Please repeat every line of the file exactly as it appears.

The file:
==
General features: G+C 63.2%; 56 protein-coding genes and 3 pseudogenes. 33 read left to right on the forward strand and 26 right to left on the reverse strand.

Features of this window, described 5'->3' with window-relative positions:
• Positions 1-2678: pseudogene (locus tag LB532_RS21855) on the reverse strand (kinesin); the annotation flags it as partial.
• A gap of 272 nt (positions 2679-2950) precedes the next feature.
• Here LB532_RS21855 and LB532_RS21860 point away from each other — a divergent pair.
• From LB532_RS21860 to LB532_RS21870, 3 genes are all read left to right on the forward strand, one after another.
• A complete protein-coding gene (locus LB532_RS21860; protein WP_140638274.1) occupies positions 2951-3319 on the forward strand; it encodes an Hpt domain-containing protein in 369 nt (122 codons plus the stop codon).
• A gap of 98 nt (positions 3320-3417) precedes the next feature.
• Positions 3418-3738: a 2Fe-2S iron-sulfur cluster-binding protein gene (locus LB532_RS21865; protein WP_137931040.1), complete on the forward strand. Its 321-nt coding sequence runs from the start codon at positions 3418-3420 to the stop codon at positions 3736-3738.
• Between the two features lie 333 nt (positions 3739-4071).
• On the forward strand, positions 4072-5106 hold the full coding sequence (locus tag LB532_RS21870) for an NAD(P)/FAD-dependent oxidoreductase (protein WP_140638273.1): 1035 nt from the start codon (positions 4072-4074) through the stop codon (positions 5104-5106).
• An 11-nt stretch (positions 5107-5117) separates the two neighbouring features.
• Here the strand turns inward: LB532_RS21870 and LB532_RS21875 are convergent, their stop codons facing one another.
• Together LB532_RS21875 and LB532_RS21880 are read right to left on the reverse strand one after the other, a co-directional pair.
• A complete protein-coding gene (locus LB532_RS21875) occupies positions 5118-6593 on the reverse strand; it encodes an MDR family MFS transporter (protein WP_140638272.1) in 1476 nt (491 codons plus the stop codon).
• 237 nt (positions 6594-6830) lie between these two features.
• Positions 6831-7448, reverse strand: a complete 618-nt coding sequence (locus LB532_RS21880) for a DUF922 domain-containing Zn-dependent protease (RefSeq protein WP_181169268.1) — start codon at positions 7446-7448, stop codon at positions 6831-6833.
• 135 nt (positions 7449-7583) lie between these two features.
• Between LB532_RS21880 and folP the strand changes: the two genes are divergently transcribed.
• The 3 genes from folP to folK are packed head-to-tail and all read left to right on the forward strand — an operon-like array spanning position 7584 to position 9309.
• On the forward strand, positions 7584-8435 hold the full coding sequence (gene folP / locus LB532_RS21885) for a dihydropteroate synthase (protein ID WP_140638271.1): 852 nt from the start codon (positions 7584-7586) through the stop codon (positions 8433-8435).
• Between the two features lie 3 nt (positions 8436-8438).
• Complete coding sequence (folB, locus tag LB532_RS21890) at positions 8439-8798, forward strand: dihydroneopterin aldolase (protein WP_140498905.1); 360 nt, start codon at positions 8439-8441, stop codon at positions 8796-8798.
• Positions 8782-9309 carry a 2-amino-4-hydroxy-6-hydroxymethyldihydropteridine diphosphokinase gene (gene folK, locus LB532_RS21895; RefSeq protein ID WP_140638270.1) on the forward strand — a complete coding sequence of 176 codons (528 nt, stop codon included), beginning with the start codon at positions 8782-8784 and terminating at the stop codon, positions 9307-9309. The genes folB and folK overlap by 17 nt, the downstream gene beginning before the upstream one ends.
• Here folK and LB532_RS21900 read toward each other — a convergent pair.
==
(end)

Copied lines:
General features: G+C 63.2%; 56 protein-coding genes and 3 pseudogenes. 33 read left to right on the forward strand and 26 right to left on the reverse strand.

Features of this window, described 5'->3' with window-relative positions:
• Positions 1-2678: pseudogene (locus tag LB532_RS21855) on the reverse strand (kinesin); the annotation flags it as partial.
• A gap of 272 nt (positions 2679-2950) precedes the next feature.
• Here LB532_RS21855 and LB532_RS21860 point away from each other — a divergent pair.
• From LB532_RS21860 to LB532_RS21870, 3 genes are all read left to right on the forward strand, one after another.
• A complete protein-coding gene (locus LB532_RS21860; protein WP_140638274.1) occupies positions 2951-3319 on the forward strand; it encodes an Hpt domain-containing protein in 369 nt (122 codons plus the stop codon).
• A gap of 98 nt (positions 3320-3417) precedes the next feature.
• Positions 3418-3738: a 2Fe-2S iron-sulfur cluster-binding protein gene (locus LB532_RS21865; protein WP_137931040.1), complete on the forward strand. Its 321-nt coding sequence runs from the start codon at positions 3418-3420 to the stop codon at positions 3736-3738.
• Between the two features lie 333 nt (positions 3739-4071).
• On the forward strand, positions 4072-5106 hold the full coding sequence (locus tag LB532_RS21870) for an NAD(P)/FAD-dependent oxidoreductase (protein WP_140638273.1): 1035 nt from the start codon (positions 4072-4074) through the stop codon (positions 5104-5106).
• An 11-nt stretch (positions 5107-5117) separates the two neighbouring features.
• Here the strand turns inward: LB532_RS21870 and LB532_RS21875 are convergent, their stop codons facing one another.
• Together LB532_RS21875 and LB532_RS21880 are read right to left on the reverse strand one after the other, a co-directional pair.
• A complete protein-coding gene (locus LB532_RS21875) occupies positions 5118-6593 on the reverse strand; it encodes an MDR family MFS transporter (protein WP_140638272.1) in 1476 nt (491 codons plus the stop codon).
• 237 nt (positions 6594-6830) lie between these two features.
• Positions 6831-7448, reverse strand: a complete 618-nt coding sequence (locus LB532_RS21880) for a DUF922 domain-containing Zn-dependent protease (RefSeq protein WP_181169268.1) — start codon at positions 7446-7448, stop codon at positions 6831-6833.
• 135 nt (positions 7449-7583) lie between these two features.
• Between LB532_RS21880 and folP the strand changes: the two genes are divergently transcribed.
• The 3 genes from folP to folK are packed head-to-tail and all read left to right on the forward strand — an operon-like array spanning position 7584 to position 9309.
• On the forward strand, positions 7584-8435 hold the full coding sequence (gene folP / locus LB532_RS21885) for a dihydropteroate synthase (protein ID WP_140638271.1): 852 nt from the start codon (positions 7584-7586) through the stop codon (positions 8433-8435).
• Between the two features lie 3 nt (positions 8436-8438).
• Complete coding sequence (folB, locus tag LB532_RS21890) at positions 8439-8798, forward strand: dihydroneopterin aldolase (protein WP_140498905.1); 360 nt, start codon at positions 8439-8441, stop codon at positions 8796-8798.
• Positions 8782-9309 carry a 2-amino-4-hydroxy-6-hydroxymethyldihydropteridine diphosphokinase gene (gene folK, locus LB532_RS21895; RefSeq protein ID WP_140638270.1) on the forward strand — a complete coding sequence of 176 codons (528 nt, stop codon included), beginning with the start codon at positions 8782-8784 and terminating at the stop codon, positions 9307-9309. The genes folB and folK overlap by 17 nt, the downstream gene beginning before the upstream one ends.
• Here folK and LB532_RS21900 read toward each other — a convergent pair.